The Occupational Safety & Health Reporter™ provides complete news coverage and documentation of federal and state occupational safety and health programs, standards, legislation, regulations,...
By Stephen Lee
June 2 — A Donald Trump presidency wouldn't spell the end of the Occupational Safety and Health Administration altogether, but it would almost certainly mean less enforcement and practically no rulemaking, sources tell Bloomberg BNA.
“The overarching concern is that this is an individual who basically doesn’t believe in rules,” Peg Seminario, safety and health director at the AFL-CIO, told Bloomberg BNA. “There's a real fear that this is someone who wants to come in and blow things up. And that’s really dangerous for working people, who need government on their side when it comes to worker protections.”
Trump, the likely Republican presidential nominee, has spoken repeatedly about his plans to eliminate federal agencies.
“We're going to get rid of so many different things,” he said during the February 25 Republican presidential debate in Houston. “We are going to cut many of the agencies, we will balance our budget and we will be dynamic again.”
Realistically, however, a president can't unilaterally wipe out an agency or department that, like OSHA, was created by statute, Sarah Binder, a political science professor at George Washington University, told Bloomberg BNA.
Rather, Congress and the president would have to enact a law to eliminate such an agency. As president, Trump could only propose a bill to do that, Binder said. Even if OSHA were eliminated, implementing the OSH Act would devolve to other federal agencies without a law that specifically dissolves it.
Congress could also try to starve OSHA to death by refusing to fund it. But that step is unlikely if Democrats can win at least one house of Congress. Even under a Republican-controlled Senate, Democrats could filibuster a zero-funding bill as long as they held 41 seats (currently the Democrats hold 43 seats and two Independents caucus with the party).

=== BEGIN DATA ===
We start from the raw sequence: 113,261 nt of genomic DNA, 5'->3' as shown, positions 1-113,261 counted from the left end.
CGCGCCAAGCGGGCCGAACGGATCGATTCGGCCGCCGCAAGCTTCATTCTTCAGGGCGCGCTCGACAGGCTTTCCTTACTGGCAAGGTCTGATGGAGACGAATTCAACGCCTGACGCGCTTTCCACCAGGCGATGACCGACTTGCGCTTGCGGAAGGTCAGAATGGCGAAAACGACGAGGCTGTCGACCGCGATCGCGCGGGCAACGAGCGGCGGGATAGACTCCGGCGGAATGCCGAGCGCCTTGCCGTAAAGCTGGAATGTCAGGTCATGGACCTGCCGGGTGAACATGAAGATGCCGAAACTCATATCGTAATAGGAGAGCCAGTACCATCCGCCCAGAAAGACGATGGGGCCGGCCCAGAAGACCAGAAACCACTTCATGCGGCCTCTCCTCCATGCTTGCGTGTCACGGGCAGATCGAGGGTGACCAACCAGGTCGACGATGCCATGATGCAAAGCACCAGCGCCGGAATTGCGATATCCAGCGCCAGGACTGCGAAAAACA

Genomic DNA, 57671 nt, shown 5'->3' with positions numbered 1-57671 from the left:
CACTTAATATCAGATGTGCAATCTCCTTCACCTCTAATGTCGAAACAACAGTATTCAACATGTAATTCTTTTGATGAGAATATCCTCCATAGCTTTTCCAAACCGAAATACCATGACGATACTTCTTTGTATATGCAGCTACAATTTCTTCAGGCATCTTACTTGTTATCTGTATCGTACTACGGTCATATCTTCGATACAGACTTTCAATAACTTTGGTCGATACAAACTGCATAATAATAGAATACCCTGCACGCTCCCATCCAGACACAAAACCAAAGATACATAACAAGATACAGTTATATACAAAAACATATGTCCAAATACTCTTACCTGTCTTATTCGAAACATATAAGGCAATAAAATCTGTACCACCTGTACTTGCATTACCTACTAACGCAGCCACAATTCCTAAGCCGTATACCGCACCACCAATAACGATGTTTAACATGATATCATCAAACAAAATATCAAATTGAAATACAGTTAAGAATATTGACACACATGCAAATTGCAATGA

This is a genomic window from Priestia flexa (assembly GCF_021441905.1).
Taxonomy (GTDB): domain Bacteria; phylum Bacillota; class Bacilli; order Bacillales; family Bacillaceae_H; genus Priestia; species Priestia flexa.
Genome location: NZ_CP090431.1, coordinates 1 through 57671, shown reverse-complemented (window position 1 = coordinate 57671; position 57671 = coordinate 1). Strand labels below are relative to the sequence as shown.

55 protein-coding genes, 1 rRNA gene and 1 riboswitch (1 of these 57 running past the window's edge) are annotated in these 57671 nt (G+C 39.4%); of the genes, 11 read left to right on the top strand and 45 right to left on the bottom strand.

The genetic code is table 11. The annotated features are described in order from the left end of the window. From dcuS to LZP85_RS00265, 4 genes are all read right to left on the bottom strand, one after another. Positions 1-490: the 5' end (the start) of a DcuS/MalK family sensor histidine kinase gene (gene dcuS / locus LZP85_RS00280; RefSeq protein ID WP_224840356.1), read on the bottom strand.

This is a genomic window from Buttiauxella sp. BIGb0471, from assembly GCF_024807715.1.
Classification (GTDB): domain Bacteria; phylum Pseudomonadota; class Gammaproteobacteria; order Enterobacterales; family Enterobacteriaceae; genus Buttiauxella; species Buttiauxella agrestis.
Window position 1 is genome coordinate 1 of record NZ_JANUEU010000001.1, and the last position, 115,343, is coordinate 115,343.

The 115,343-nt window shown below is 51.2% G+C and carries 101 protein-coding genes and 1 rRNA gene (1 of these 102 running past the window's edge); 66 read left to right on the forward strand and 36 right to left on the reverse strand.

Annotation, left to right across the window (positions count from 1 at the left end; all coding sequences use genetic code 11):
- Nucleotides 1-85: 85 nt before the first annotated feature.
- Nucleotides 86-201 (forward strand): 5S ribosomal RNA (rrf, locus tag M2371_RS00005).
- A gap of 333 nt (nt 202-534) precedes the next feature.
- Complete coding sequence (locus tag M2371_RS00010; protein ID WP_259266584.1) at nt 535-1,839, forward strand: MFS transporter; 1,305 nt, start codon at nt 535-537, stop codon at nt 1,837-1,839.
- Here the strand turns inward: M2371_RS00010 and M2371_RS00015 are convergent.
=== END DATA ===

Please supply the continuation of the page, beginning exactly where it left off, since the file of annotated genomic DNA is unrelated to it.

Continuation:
More broadly, trying to erase OSHA wouldn't be worth the political backlash, said Baruch Fellner, an industry-side attorney with Gibson, Dunn & Crutcher LLP.
“OSHA would be seen, by the people at [Trump's] Office of Management and Budget and the West Wing who deal with minutiae, as a backwater agency,” Fellner told Bloomberg BNA. “And the only way that it becomes a substantial problem is if he were to abolish it, or attempt to. Putting a stick into the hornet's nest—that's politics he doesn't need.”
Binder agreed, noting that Trump “would need to sustain any public blame for shutting down some, or all, of the government,” if he moved to eliminate any agencies.
In the case of OSHA, that could be a costly move because polls consistently show it enjoys strong public support (44 OSHR 944, 10/9/14).
Aaron Trippler, director of government affairs at the American Industrial Hygiene Association, agreed that Trump wouldn't be likely to kill OSHA, but for a different reason.
“As a businessman, I am sure he knows the bottom line is all that counts, and he surely knows that health and safety will cost him if he makes mistakes,” Trippler told Bloomberg BNA.
More likely, a Trump presidency, in conjunction with a Republican Congress, would simply try to reduce OSHA's budget.
That tactic has recent precedents: the Reagan administration cut OSHA's funding after the Carter years, and the George W. Bush administration did the same after the Clinton years, recalled Peg Seminario, safety and health director at the AFL-CIO.